Review of The Last Seven Months of Anne Frank by Willy Lindwer

AnneFrank6

The Diary of Anne Frank is one of the most important legacies of the Holocaust. It documents the experiences of a young Jewish girl, her family and their friends while hiding for years in concealed rooms behind a bookcase, called “the Secret Annex”, in Nazi occupied Netherlands. Anne Frank’s father, mother and sister moved into the Secret Annex in July 1942. Soon they were joined there by the Van Pels family and by Fritz Pfeffer, a dentist. Their non-Jewish friends and employees, Victor Kugler, Johannes Keliman, Miep Gies and Bep Voskuijl, provided them with food provisions as well as with information about current events, to reduce their anxiety and isolation. Although they could face the death penalty for harboring and aiding Jews, these courageous friends risked their lives to help those living in hiding.

In her journal, Anne documents the daily difficulties of living in hiding as well as the family dynamics and challenges of becoming an adolescent in such difficult and dangerous circumstances. However, we know much less about what happened to Anne and her family once they were caught by the Dutch Nazis. On August 4, 1944, the Secret Annex was stormed by the Grune Polizei, led by the SS officer Karl Silberbauer.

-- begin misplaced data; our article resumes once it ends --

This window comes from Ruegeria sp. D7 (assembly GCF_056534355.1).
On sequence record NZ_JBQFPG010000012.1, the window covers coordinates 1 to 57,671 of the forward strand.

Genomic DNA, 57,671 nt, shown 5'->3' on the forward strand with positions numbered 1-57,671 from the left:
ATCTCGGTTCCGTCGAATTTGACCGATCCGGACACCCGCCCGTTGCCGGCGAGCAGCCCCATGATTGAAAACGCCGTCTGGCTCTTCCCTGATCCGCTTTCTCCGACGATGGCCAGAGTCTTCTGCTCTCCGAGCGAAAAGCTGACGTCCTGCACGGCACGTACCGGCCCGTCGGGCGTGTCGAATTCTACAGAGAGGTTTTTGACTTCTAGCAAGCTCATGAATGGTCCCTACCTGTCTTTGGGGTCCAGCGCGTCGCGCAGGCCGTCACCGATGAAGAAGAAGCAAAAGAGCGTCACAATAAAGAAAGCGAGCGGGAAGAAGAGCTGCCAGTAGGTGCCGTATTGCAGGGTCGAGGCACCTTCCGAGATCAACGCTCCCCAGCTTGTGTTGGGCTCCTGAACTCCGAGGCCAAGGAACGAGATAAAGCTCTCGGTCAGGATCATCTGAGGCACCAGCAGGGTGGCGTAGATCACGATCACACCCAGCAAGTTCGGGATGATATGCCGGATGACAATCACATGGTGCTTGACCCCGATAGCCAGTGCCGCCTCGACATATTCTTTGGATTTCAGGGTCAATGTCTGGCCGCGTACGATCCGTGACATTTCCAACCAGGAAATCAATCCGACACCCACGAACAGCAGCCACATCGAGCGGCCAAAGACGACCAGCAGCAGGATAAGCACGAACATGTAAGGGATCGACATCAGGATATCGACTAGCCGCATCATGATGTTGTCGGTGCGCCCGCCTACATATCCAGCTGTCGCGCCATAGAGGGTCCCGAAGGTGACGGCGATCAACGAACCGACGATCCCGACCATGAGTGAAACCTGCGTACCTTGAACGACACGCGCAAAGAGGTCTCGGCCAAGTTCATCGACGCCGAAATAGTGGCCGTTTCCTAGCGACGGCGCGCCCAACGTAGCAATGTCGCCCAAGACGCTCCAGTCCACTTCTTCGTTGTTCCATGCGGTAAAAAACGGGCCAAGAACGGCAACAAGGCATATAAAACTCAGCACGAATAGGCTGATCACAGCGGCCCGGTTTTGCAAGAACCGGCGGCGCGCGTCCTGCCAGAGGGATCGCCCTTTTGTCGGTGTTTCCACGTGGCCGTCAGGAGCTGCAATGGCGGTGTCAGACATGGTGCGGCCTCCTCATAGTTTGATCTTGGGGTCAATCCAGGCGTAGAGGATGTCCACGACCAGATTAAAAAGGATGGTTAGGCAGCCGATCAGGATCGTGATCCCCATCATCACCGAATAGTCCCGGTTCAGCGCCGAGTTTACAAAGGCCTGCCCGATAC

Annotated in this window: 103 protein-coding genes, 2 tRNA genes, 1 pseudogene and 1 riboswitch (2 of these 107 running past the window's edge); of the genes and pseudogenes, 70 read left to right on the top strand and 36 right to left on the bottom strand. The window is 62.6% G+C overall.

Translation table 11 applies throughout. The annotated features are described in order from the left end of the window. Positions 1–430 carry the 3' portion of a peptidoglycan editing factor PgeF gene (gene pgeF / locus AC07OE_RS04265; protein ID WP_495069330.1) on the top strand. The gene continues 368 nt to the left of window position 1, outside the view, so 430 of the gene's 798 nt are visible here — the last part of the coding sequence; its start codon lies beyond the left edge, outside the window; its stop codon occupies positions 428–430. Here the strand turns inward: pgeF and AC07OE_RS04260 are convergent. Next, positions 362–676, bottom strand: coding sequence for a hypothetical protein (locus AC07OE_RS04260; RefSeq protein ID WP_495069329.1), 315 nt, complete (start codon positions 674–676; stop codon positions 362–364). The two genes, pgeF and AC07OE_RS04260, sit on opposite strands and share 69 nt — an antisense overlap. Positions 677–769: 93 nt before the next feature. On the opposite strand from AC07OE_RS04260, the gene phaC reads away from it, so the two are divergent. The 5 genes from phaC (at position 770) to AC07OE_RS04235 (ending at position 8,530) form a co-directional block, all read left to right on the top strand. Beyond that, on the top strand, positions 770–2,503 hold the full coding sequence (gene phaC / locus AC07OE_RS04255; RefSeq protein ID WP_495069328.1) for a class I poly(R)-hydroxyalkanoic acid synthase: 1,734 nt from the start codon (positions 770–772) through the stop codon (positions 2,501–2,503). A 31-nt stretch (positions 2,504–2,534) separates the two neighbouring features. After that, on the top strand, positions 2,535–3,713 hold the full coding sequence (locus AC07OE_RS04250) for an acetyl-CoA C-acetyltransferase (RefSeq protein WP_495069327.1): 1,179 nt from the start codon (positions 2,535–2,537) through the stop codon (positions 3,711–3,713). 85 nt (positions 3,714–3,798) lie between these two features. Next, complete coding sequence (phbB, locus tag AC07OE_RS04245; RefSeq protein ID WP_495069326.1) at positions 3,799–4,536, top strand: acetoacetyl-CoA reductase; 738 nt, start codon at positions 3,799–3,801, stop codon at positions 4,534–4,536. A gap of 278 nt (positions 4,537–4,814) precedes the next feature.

The Nazis had received a tip that Jews were living in hiding in that office building. The Jewish families were interrogated, then imprisoned in Weteringschans and sent to the punishment barracks for having lived in hiding. A few days later, the Frank family and their friends were transferred to Westerbrook, a transit camp for Dutch and German Jewish prisoners. Then, on September 3, 1944 they were deported to Auschwitz. The train journey to the concentration camp took three days. There the Franks encountered Anne and Margot’s friend from the Jewish Lyceum, Bloeme Evers-Emden, who was later interviewed about the Frank family by a Dutch filmmaker, Willy Lindwer, for the documentary which was also published as a book, The Last Seven Months of Anne Frank (Doubleday Publishing, New York, 1988).